In the hot springs with pH values of 2.5–7, no bacterial but archaeal amoA genes were detected (Reigstad et al., 2008). Hansel et al. (2008) could not retrieve any common AOB or Betaproteobacteria amoA genes along the soil profile with pH ranges of 4.5–6.9, but they detected archaeal amoA genes. Furthermore, Schmidt et al. (2007) reported the low abundance of AOB in acidic soils (pH=2.9) subjected to nitrogen and sulfur deposition, and suggested the negligible contribution of autotrophic AOB to nitrification even after 6 years of continual application. Yet, the existence or selection of specific AOB in acidic and neutral soils and the autotrophic ammonia oxidation in these environments have been demonstrated (de Boer & Kowalchuk, 2001; Nugroho et al., 2006). Interestingly, quantitative molecular analyses performed for soil samples indicate that AOA are more dominant than AOB in majority of the soils with pH values as low as 3.7 (Leininger et al., 2006; He et al., 2007; Boyle-Yarwood et al., 2008; Nicol et al., 2008). Some of the data from the studies of Leininger et al. (2006) and He et al. (2007) are given in Table 2. Leininger et al. (2006) detected archaeal amoA genes in acidic to neutral pristine and fertilized soils with a pH range of 5.5–7.3, where the archaeal amoA gene copy numbers were 1.5–230 times more abundant than the bacterial amoA genes in topsoils (0–10 cm). He et al. (2007) also demonstrated higher ratios of archaeal to bacterial amoA gene copy numbers (1.02–12.36) in long-term fertilized and unfertilized soils (0–20 cm) with relatively lower pH values of 3.7–5.8 both in winter and summer. Similarly, Nicol et al. (2008) found that bacterial amoA genes made up 0.8–3.1% of archaeal amoA genes across all soils of varied pH ranging from 4.9 to 7.5. They have also demonstrated that different bacterial and archaeal ammonia-oxidizer phylotypes are selected in soils of different pH and each group has distinct physiological and ecological niches. They stated that the archaeal amoA gene abundance decreased with increasing pH, and bacterial amoA gene abundance was generally lower. Boyle-Yarwood et al. (2008) could only detect bacterial amoA genes in forest soils of pH 5. However, the archaeal to bacterial amoA gene ratios were found as 0.42–1.8 in the forest soils with pH 4 and vegetated with different types of trees, where higher nitrification rates (2.86 μg N g−1 dry soil day−1) were observed compared with soils with higher pH (0.88 μg N g−1 dry soil day−1) (Boyle-Yarwood et al., 2008). It appears in general that AOA ecotypes in the topsoils are more tolerant to low pH values than AOB ecotypes.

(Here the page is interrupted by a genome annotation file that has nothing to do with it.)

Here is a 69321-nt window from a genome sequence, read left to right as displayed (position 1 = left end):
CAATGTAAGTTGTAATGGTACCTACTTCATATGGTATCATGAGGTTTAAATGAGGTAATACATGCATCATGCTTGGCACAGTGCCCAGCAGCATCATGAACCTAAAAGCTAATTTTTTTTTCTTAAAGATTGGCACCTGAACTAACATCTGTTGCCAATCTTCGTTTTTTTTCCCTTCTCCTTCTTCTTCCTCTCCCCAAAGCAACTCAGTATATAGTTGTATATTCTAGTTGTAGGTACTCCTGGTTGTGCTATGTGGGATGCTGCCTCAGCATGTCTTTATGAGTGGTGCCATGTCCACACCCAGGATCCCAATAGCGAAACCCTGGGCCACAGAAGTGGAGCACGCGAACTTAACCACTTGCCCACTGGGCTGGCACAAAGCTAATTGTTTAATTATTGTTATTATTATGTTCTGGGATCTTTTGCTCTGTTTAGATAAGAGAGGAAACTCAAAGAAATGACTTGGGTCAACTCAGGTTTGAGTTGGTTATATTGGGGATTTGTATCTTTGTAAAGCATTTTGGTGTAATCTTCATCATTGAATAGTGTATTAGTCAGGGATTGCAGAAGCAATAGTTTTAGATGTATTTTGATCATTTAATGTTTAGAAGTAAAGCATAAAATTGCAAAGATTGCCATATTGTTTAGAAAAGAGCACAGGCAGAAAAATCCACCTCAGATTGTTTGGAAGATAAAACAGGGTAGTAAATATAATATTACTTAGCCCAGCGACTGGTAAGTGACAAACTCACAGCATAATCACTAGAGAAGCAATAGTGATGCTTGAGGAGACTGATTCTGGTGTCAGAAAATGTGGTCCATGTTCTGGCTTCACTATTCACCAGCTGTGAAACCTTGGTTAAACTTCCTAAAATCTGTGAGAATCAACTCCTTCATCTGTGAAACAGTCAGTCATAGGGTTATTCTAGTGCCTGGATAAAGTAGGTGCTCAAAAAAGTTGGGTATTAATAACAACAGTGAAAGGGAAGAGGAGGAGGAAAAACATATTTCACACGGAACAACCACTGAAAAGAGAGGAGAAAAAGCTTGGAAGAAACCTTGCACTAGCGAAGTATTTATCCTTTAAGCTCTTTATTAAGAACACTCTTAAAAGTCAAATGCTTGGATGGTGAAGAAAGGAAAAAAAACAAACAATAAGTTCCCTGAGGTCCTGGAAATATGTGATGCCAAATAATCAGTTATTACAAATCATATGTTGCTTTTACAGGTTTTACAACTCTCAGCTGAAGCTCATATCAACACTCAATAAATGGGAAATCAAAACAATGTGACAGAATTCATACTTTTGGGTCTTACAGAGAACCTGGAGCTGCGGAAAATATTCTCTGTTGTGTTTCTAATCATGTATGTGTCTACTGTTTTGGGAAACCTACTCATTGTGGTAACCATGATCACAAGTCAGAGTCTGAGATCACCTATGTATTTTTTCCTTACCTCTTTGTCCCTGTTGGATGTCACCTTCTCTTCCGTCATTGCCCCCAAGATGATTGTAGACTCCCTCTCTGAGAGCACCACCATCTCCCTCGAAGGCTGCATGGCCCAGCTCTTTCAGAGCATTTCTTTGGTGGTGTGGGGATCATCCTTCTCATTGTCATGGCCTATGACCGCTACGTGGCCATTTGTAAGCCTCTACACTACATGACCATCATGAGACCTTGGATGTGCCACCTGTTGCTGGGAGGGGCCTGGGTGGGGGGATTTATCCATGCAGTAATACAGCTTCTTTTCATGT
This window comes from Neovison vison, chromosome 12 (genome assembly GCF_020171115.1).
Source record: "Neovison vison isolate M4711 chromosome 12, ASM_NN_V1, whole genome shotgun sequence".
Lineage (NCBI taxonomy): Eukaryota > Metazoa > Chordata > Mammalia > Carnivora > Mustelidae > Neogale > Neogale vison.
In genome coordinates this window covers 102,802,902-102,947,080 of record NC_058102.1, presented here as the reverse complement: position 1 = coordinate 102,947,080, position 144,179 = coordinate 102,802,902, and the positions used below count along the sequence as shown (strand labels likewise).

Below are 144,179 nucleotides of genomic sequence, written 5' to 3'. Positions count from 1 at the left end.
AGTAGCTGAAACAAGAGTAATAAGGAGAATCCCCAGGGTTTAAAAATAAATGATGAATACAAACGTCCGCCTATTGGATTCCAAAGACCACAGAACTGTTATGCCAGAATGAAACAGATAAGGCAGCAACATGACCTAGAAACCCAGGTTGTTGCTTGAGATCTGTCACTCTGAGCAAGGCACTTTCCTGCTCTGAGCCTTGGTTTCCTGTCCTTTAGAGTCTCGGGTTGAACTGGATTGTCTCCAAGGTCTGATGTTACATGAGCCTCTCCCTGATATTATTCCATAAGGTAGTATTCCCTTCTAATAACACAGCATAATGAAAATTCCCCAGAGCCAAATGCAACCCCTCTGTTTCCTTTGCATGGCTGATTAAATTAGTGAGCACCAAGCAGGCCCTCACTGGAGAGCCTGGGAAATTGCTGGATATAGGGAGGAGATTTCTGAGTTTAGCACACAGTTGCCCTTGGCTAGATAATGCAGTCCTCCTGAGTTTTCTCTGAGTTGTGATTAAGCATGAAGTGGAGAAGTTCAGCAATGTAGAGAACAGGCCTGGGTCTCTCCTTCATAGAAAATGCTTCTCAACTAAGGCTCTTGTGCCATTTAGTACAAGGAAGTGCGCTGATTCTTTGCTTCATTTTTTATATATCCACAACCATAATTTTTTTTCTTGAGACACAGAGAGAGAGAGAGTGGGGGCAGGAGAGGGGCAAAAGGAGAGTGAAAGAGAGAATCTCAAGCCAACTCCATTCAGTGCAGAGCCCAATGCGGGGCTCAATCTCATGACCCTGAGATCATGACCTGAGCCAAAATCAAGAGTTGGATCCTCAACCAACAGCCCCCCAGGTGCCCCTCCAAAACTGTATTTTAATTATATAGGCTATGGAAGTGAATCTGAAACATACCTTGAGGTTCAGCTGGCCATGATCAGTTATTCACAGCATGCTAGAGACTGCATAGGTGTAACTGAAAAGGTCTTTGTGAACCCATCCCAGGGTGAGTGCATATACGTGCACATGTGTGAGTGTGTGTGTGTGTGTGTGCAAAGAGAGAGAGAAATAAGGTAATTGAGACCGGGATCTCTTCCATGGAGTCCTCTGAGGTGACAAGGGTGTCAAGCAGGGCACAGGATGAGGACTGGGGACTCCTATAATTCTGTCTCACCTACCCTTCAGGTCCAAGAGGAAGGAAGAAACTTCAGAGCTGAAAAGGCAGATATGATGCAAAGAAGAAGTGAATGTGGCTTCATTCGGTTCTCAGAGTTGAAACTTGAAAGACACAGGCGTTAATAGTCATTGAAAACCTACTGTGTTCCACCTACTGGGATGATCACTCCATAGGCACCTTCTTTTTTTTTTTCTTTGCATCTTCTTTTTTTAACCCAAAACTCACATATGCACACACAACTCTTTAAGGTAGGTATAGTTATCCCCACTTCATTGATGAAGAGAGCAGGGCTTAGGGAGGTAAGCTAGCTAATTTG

Table 2.   Comparison of the archaeal and bacterial amoA gene copy numbers given in two studies performed in soils of acidic to neutral conditions (Leininger et al., 2006; He et al., 2007)